Make Your Work More Meaningful
Any job can be meaningful if you know how
Working in a meaningful job might seem like a distant dream for many of us, but all it really needs is a change of attitude and a better approach.
Meaning in work and life is not just a “nice-to-have”. We need it in the way we need oxygen. There are few things more life-enriching and life-prolonging in human experience than a sense of meaning.
Critically important to performance and well-being, meaning is what makes people thrive. And conversely, a lack of it undermines people’s ability to function on many levels, from job performance to mental and physical health. For example, people who self-report that they are missing a sense of meaning in their lives are far more likely to exhibit the chronic pro-inflammatory stress response that is associated with life-threatening diseases like heart disease and some cancers.
But how many people truly experience their work as meaningful? From my experience coaching people, conducting research, teaching, and speaking in a number of countries over the last 20 years, I can attest that large numbers of people do not. Across all manner of occupations, from gas station attendants to investment bankers, surveys reveal large numbers of people failing to find meaning in what they do.
If you can't find any meaning in your current job, maybe it's time for a change of career? Our Returner Roll-Up Session can help you Learn how to Identify your Transferable Skills.
Is your work obviously meaningful?
So what do you do if you’re not in a setting where meaning is obvious — because your organization, for example, exists to provide life-saving technology or to lift people out of poverty? What if you work in a place where management is unaware or unconcerned that it could do more to infuse the daily grind with a higher sense of purpose?
You learn to make your work more meaningful yourself. While it helps enormously to have conditions in place that facilitate work meaning (like autonomy in deciding how you do your work), it’s important to realize that meaning is ultimately something you can create at least partly on your own. Indeed, even in jobs that may look dismal from the outside, there are always steps you can take to build the kind of meaning that will make you feel better and work better.
Where is the meaning in call centres?
I saw this firsthand when I was a PhD student, in the call center of a large telecommunications company. As part of the research for my dissertation, I interviewed and observed customer service representatives while they worked. The pace of work was relentless: as soon as a worker completed a call and hung up the phone, another call was automatically directed to his or her extension. Every detail of representatives’ work was measured and recorded: the number of rings it took them to answer each call; the number of seconds they placed each call on hold; the amount of time they spent resolving each call, etc., as well as daily totals of calls handled and sales made.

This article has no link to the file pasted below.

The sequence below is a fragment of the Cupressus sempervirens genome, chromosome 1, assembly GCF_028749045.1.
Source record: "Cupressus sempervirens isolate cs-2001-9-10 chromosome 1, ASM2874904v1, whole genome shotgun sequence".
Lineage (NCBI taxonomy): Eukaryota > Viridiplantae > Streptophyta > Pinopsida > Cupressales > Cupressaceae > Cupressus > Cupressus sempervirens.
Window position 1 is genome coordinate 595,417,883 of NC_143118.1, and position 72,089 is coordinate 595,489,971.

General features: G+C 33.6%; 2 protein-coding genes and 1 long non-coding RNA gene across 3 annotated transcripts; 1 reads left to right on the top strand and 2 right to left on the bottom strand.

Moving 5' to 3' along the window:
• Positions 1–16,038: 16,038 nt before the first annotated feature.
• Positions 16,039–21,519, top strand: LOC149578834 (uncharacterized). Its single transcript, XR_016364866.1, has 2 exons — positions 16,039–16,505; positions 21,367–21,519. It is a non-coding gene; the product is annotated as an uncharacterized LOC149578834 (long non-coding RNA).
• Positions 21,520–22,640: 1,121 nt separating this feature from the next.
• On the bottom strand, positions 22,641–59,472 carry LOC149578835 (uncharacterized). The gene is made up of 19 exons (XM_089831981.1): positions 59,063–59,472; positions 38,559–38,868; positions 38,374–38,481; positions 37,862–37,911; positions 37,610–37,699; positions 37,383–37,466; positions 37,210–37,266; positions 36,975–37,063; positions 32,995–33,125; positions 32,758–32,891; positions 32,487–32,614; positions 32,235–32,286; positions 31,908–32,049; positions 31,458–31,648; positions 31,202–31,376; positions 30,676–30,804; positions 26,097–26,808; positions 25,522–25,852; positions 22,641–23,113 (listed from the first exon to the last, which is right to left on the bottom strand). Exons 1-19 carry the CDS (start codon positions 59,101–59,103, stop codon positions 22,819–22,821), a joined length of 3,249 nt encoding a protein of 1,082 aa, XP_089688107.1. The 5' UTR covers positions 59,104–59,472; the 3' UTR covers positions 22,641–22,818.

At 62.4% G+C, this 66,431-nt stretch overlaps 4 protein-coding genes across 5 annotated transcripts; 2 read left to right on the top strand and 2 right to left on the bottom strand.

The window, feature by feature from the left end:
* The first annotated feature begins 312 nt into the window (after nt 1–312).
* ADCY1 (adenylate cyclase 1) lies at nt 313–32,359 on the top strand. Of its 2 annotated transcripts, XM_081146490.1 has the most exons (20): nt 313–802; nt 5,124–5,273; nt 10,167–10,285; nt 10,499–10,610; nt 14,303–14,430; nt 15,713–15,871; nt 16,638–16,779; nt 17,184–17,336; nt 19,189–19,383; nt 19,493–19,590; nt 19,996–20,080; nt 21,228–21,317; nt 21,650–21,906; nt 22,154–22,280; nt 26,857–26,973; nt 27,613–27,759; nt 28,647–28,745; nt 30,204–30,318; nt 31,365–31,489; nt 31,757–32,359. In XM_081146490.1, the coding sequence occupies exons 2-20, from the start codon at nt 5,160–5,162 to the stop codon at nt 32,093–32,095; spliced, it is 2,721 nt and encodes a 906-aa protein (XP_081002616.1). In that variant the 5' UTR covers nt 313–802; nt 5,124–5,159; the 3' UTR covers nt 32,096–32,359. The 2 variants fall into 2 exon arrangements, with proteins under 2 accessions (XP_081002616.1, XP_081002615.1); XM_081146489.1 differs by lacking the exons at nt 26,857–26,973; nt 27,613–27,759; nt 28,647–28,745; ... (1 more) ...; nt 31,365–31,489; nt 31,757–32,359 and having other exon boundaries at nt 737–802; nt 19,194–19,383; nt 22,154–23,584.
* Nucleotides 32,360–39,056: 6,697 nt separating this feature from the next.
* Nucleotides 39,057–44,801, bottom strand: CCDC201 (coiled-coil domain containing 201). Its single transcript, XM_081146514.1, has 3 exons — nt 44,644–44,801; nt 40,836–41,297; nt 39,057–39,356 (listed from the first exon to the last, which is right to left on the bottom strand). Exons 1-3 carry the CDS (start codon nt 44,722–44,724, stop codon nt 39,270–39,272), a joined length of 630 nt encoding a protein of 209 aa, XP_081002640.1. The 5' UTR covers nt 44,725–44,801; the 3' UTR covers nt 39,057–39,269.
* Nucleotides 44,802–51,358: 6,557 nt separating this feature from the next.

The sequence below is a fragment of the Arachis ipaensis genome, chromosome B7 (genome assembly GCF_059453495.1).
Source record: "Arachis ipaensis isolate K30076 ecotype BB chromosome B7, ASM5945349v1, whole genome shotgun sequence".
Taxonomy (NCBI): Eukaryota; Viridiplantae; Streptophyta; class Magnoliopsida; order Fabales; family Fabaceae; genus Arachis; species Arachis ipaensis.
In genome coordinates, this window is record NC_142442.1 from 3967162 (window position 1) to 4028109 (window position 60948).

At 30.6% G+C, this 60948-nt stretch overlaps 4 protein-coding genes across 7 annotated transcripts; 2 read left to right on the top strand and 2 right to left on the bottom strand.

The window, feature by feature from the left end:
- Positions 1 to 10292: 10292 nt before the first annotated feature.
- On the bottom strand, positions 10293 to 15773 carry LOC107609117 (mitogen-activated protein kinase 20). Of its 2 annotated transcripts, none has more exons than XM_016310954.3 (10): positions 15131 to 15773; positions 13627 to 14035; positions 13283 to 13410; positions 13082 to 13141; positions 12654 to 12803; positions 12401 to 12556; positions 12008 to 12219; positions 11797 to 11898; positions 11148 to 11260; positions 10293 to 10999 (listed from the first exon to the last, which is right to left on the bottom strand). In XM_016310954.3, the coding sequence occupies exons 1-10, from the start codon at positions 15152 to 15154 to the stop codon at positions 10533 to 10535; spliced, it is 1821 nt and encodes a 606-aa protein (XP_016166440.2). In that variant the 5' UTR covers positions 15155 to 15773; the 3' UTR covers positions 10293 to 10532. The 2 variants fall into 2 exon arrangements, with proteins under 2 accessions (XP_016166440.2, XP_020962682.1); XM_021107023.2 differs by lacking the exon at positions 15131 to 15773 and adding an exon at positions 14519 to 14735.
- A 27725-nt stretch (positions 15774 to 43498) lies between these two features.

Supervisors monitored the resulting data in a room that resembled the deck of a starship from science fiction films, with an array of lights that identified representatives who were “out of adherence” with the standards set for the aforementioned metrics. What’s more, supervisors could listen in on representatives’ calls without their knowledge at any time in order to monitor their performance. If you failed to make a sales pitch on a call that your supervisor was monitoring, you’d be reprimanded. All in all, the work conditions were prime for high stress and low meaning.
Create your own meaning at work
Yet there were some employees who experienced their work as meaningful. Joan, a 24-year-veteran of the call center, told me, “I really enjoy my work”. She explained, “I am a customer service professional. [Joan’s emphasis.] When customers call, it’s often because they have a problem that is frustrating to them. I know how to solve every request or problem customers might call with, and I know how to do it in a way that makes them feel good about their call. I resolve the problem so it’s no longer stressful for them.”
The skill mastery she described and demonstrated provided her with meaning, as did the way in which she incorporated this mastery into her identity as a helping professional. Knowing that she was capable of reliably producing a result that she cared about amplified Joan’s experience of her work as meaningful. In other words, Joan’s recipe for work meaning was self-efficacy mixed with concordance with her personal values, seasoned with connection to and feedback from the beneficiaries of her work.